He walked up to the open living room window and peered out. The call was coming from the balcony across the street.

It was Subho 's mother. She was leaning from her balcony. On seeing him, her face creased into a smile.

"You will have your dinner with us Arup. Subho had already informed me."

It was like old days.,when one family would play the role of an extended family , whenever the need arose.

He knew that Subho was currently in Minnesota. But he had still managed to oversee Arup's comfort,

knowing how difficult it would be for him to walk through the empty rooms, which even a few months back had felt the warmth of human touch.

The conversation across the dinner table was muted.

Subho's father had hugged him when he had bent to touch his feet.

Lipika aunty ,Subho's mother had wiped some unruly tears on seeing him, while slowly patting his back.

The conversation had of course turned to Arup 's parents, mostly his mother, who had been so full of life not so long ago. As they ate, the elderly couple reminisced the early days when they had been young, and the boys were just boys.

"The two of you never wanted to come home from the playground", Lipika said,

"Do you remember I had to entice you with fritters? That brought you in,and Subho automatically followed". Lipika's eyes had moistened again, but this time maybe it was for her son. Arup could only manage a smile. He was feeling a sudden pain in his throat and finding it difficult to swallow. Childhood was fun but it was also hard to let go.

Lipika continued her monologue...

'Your mother had rollers instead of feet...She just could not sit still.'

Arup knew that very well. Until the disease had totally ravaged her body, she had continued to be as she had been always....Arup had always found his house too full of people,all coming to his mother for varied reasons ..some recipe, a current magazine, a letter to be written, a song she must sing during the Puja, a knitting pattern, a little home made pickle.

‌It was past ten o'clock and Arup was back to his flat again. The house appeared so big now. And silent. He had not felt like lying down immediately and was sitting by the window. He could see one light after the other being turned out as more and more people retired to bed for the night. A constant thought was nagging him.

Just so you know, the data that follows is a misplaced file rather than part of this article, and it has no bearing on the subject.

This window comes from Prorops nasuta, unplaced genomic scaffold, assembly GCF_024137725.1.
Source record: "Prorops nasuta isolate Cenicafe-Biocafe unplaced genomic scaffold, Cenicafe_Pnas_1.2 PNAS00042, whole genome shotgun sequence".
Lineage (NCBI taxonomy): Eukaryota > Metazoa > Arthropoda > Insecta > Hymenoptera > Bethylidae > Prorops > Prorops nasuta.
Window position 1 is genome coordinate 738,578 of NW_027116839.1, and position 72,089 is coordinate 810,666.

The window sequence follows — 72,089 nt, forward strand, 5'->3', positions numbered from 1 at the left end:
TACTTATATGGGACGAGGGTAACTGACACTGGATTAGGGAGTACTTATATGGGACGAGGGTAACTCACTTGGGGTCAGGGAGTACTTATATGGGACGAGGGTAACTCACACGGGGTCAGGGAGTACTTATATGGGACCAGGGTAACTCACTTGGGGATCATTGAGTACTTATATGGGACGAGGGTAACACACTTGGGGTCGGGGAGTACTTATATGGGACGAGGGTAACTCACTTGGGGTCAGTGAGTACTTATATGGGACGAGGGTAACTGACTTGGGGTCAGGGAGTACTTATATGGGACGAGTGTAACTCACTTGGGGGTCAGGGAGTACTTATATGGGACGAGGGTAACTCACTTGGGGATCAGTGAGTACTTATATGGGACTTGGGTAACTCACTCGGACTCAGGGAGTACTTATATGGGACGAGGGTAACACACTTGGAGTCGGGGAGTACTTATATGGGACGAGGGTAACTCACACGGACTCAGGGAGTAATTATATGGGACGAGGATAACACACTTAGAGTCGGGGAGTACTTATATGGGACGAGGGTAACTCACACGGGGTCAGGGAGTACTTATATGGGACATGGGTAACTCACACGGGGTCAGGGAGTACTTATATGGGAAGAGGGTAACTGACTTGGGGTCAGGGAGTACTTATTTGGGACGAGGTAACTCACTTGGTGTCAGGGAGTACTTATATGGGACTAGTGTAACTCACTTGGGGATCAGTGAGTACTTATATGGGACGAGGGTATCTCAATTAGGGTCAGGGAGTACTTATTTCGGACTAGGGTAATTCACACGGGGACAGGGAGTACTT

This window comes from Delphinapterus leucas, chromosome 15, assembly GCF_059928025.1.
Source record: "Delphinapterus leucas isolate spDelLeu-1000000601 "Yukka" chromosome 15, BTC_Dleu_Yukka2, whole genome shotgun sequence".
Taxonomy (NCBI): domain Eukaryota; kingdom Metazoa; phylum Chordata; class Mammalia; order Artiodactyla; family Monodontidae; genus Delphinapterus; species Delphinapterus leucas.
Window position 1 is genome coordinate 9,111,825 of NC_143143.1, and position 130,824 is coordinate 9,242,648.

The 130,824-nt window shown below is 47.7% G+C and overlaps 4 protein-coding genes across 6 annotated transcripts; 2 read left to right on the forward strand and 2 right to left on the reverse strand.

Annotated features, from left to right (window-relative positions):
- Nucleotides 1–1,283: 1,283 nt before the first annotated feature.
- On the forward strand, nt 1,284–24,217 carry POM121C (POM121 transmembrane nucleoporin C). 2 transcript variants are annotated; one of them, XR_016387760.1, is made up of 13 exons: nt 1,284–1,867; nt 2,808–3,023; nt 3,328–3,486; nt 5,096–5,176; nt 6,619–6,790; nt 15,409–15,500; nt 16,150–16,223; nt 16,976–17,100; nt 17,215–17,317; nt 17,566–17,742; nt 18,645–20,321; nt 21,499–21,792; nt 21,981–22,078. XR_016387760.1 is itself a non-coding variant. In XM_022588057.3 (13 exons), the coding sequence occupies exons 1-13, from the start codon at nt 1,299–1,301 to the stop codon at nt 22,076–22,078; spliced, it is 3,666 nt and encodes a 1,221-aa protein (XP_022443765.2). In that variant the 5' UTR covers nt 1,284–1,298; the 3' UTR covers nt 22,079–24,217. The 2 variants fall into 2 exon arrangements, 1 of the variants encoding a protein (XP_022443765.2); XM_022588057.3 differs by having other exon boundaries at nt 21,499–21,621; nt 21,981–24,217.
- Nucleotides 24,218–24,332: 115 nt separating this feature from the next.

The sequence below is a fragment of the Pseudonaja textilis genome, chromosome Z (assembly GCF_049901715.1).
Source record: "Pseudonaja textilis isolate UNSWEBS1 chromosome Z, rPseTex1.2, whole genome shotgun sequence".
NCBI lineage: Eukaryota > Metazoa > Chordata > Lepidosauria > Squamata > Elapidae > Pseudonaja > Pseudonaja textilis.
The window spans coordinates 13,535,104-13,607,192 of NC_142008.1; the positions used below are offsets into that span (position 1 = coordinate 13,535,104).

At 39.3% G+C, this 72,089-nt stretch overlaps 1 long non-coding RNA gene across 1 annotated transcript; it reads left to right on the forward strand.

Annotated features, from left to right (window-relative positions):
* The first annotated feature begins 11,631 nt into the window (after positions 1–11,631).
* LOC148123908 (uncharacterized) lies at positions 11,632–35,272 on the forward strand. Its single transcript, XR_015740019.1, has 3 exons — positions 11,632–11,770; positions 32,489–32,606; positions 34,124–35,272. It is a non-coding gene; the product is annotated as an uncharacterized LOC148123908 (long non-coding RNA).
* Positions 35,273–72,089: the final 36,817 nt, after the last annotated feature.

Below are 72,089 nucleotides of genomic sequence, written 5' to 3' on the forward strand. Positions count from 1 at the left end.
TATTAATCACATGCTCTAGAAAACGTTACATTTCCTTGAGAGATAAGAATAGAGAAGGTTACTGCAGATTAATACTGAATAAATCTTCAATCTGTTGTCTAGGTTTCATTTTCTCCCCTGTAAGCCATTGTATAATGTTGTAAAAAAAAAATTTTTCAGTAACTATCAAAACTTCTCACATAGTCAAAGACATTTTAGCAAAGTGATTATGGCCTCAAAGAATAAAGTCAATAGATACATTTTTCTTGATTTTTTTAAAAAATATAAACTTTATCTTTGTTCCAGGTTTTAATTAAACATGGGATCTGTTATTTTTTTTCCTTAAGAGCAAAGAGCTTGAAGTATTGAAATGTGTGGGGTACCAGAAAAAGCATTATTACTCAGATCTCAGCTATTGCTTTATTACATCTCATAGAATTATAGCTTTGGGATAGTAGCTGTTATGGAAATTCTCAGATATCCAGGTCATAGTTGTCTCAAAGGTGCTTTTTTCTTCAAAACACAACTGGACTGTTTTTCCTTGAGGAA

‌'Am I right in selling off this flat?"

‌He reasoned himself that it was painful to be there,when all that was dear to him were no longer existent. If he did keep it, it would just be a house that will remain locked for most part of the year, slowly deteriorating over time.

‌A soft autumn breeze was blowing. It was that kind of breeze that preferred the gentle hours of the night, whatever be the season. Somewhat like a zephyr .

‌Arup was still sitting near the window, staring out into the night when he heard a soft thud.

‌It came from the bedroom. Leaning his chair back, he tried to peer into the room. He could vaguely make out the lines of his luggage resting flat on the ground. That was strange. He knew he had kept it upright.

‌'Must have lost balance and toppled', he thought.

‌It was then that his phone rang sharply, jolting him from his stupor.

‌"Had you gone to sleep? ", Bidisha's tone was slightly apologetic.

‌Arup had never been more glad to hear his wife's voice .

‌--' I cannot, it is not easy parting with your childhood. Now, at least,I can feel it, when I am here. '

‌--' You know you have to Arup.'

‌--' Yes, tomorrow I am going to finalise the deal. Already had a talk with the agent in the evening'.


‌-' Yes, What?'

‌-' I understand what you might be feeling right now, specially as you are in that house at this moment. I suggest take a day. Call the agent the day after. It will help you to think more rationally'.

‌That was so typical of Bidisha-meticulous, rational,methodical and practical..All moulded into one beautiful form, a little stern perhaps. But her best treasure was her gentle soul....Arup always felt he has been lucky in many ways with regards to the women in his life...his mother, his wife.

‌Arup could not help but smile at her words.Good advice. He suddenly felt free. He had one more day to himself. The decision can be taken day after tomorrow.